(3) The solid golf ball of (1) or (2) wherein the core has a diameter of 26 to 35 mm, the core at its surface has a Shore D hardness of at least 40, and the fourth layer of the cover has a thickness of 0.5 to 3.0 mm.

(4) The solid golf ball of any one of (1) to (3) wherein the second and third layers of the cover each are formed of at least one member selected from the group consisting of polyester resins, polyurethane resins, and thermoplastic polyamide elastomers.

(5) The solid golf ball of any one of (1) to (4) wherein the fourth layer of the cover is formed of an ionomer resin.

Making extensive investigations in the light of the above object, the inventor has found that by forming a cover from the above-described four layers, a difference in hardness can be established between the intermediate second and third layers of the cover. This smoothens the change of hardness for thereby improving resilience and feel and optimizing the amount of deformation. Consequently, there is obtained a ball which is highly resilient although it is soft.

BRIEF DESCRIPTION OF THE DRAWING

FIG. 1 is a cross-sectional view of one embodiment of the invention.

DETAILED DESCRIPTION OF THE INVENTION

The golf ball of the invention has a core of at least one layer and a cover of four layers. As shown in FIG. 1, a first layer 2 of the cover is formed around a core 1, and a second layer 3, a third layer 4, and a fourth layer 5 of the cover are successively formed so as to enclose the preceding layer.

The core may be formed to a diameter of at least 26 mm, especially at least 29 mm and up to 35 mm, especially up to 33.5 mm.

The core may be formed of a rubber composition, a thermoplastic resin or a mixture thereof. The rubber composition used herein may be any well-known composition although a composition using polybutadiene as the base is preferable. As the polybutadiene, 1,4-cis polybutadiene containing at least 40% of cis-structure is preferably used. In the base rubber, natural rubber, polyisoprene rubber or styrene-butadiene rubber may be properly blended with the polybutadiene if desired. The golf ball can be improved in resilience by increasing the content of rubber component.

In the rubber composition, there may be blended a crosslinking agent, for example, zinc and magnesium salts of unsaturated fatty acids such as zinc methacrylate and zinc diacrylate, and esters such as trimethylpropane methacrylate. Of these, zinc diacrylate is preferably used. An appropriate amount of the crosslinking agent blended is 10 to 30 parts by weight per 100 parts by weight of the base rubber.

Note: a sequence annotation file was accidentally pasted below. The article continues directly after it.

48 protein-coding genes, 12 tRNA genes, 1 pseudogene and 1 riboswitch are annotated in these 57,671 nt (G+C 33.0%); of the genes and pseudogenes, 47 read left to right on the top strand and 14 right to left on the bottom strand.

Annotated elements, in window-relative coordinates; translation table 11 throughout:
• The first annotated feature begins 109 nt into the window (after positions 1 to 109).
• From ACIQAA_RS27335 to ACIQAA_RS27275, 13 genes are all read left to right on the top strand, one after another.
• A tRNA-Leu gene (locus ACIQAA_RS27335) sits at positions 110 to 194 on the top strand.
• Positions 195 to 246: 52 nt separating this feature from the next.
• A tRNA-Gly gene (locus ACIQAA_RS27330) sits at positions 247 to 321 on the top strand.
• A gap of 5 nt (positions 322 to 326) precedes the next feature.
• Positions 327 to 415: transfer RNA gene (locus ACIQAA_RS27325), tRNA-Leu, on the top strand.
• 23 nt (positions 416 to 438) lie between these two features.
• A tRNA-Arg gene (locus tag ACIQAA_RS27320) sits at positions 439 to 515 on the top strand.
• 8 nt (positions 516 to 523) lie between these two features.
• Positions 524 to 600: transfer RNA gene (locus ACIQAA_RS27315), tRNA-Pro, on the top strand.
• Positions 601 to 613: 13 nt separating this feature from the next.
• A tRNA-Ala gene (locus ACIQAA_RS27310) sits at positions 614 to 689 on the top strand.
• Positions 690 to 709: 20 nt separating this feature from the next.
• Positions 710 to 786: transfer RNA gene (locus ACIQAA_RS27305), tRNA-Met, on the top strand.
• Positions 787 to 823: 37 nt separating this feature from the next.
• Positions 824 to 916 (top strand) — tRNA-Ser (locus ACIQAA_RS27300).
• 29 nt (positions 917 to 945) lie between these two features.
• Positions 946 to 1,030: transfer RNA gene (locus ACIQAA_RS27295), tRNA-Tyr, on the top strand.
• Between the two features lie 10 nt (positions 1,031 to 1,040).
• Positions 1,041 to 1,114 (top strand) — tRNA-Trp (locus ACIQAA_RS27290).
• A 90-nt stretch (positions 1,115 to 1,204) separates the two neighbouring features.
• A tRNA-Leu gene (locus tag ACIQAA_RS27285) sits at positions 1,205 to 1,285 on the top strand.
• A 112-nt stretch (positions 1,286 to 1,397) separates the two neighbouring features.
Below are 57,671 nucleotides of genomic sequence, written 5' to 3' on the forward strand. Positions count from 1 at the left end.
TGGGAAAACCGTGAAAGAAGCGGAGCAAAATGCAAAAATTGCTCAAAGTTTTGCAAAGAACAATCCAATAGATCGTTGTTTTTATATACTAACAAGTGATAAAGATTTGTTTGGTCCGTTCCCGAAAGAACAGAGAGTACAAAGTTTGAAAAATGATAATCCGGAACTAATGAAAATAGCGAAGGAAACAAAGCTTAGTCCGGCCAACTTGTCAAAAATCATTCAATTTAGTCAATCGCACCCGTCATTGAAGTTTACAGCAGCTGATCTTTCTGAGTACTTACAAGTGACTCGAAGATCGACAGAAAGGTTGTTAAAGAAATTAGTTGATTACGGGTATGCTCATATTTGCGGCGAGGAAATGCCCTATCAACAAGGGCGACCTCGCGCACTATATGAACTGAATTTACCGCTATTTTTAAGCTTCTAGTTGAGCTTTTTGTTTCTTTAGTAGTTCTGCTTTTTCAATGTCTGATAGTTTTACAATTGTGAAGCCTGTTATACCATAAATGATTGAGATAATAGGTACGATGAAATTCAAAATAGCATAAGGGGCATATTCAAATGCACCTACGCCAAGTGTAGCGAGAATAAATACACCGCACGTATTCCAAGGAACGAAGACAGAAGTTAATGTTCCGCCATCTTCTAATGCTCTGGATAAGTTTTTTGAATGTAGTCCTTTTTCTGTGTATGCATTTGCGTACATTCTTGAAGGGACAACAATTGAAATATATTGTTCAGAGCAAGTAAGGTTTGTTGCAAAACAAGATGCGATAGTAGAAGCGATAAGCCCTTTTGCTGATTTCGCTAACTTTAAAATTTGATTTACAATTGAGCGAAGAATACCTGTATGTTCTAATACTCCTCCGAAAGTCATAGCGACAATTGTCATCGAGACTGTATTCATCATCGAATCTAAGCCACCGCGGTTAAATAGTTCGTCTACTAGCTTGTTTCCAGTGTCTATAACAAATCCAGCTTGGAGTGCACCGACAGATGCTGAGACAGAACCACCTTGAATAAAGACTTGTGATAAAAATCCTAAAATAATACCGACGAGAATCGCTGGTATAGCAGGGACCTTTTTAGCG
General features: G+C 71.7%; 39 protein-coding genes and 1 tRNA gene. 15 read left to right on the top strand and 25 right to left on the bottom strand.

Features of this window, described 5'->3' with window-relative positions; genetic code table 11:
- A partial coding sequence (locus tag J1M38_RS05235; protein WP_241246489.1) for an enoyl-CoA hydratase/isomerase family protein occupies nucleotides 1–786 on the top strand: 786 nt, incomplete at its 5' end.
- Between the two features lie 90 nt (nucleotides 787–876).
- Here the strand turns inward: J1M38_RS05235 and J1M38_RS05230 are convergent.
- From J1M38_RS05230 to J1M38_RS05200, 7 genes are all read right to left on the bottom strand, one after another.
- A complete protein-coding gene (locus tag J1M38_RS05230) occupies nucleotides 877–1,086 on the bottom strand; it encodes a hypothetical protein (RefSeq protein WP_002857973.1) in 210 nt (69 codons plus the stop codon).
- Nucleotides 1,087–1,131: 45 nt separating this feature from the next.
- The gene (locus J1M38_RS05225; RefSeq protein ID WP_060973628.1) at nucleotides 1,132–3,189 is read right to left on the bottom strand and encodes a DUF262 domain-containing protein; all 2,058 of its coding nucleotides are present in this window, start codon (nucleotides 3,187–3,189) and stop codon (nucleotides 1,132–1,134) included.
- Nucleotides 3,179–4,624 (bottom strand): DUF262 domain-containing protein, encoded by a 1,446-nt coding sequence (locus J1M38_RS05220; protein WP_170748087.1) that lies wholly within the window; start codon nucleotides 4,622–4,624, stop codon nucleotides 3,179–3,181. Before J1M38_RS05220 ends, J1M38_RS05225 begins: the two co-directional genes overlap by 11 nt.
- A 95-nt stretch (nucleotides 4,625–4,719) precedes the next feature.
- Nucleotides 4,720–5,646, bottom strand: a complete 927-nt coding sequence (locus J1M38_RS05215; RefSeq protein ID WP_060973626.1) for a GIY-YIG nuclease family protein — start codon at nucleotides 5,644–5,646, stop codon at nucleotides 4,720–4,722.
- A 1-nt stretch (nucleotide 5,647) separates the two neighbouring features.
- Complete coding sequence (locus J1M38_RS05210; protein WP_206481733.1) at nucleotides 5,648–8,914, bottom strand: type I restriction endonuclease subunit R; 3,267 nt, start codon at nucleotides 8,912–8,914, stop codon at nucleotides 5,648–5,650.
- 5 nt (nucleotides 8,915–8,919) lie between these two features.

In the rubber composition, a vulcanizing agent is usually blended. Peroxides, typically organic peroxides are preferred vulcanizing agents. Such peroxides are commercially available, for example, as Percumyl D and Perhexa 3M from Nippon Oil and Fats K.K. The amount of the vulcanizing agent blended may be 0.6 to 2 parts by weight per 100 parts by weight of the base rubber.

Moreover, an antioxidant and a filler for specific gravity adjustment such as zinc oxide or barium sulfate are blended if necessary.

Preferably the core at its surface has a Shore D hardness of at least 40, more preferably at least 45, most preferably at least 49, and up to 65, more preferably up to 63.

The core used herein may be formed to a multilayer structure of at least two layers. In one exemplary construction, the innermost core is formed of a rubber composition and an outer core is formed around the innermost core from a thermoplastic resin such as an ionomer resin. The outer core has a Shore D hardness in the above range.

Preferably the first to fourth layers of the cover each are individually formed of thermoplastic resins although they may also be formed of rubber base materials. Exemplary thermoplastic resins include polyurethane resins (thermoplastic polyurethane elastomers), polyester resins (thermoplastic polyester elastomers), thermoplastic polyamide elastomers, and ionomer resins. Commercially available products are Pandex (thermoplastic polyurethane elastomers by Dai-Nippon Ink and Chemicals K.K.), Hytrel (thermoplastic polyester elastomers by Toray-Dupont K.K.), Surlyn (ionomer resins by Dupont), Himilan (ionomer resins by Mitsui-Dupont Polychemical K.K.), Rilsan (polyamide resins by Elf Atochem), and Pebax (thermoplastic polyamide elastomers by Elf Atochem).

The cover first layer is formed to a Shore D hardness of at least 55, preferably at least 60. For the first layer, the upper limit of Shore D hardness is preferably up to 70, more preferably up to 68. If the Shore D hardness of the first layer is too low, its effect of restraining the core from deformation is not fully exerted, leading to an undesirable loss of resilience.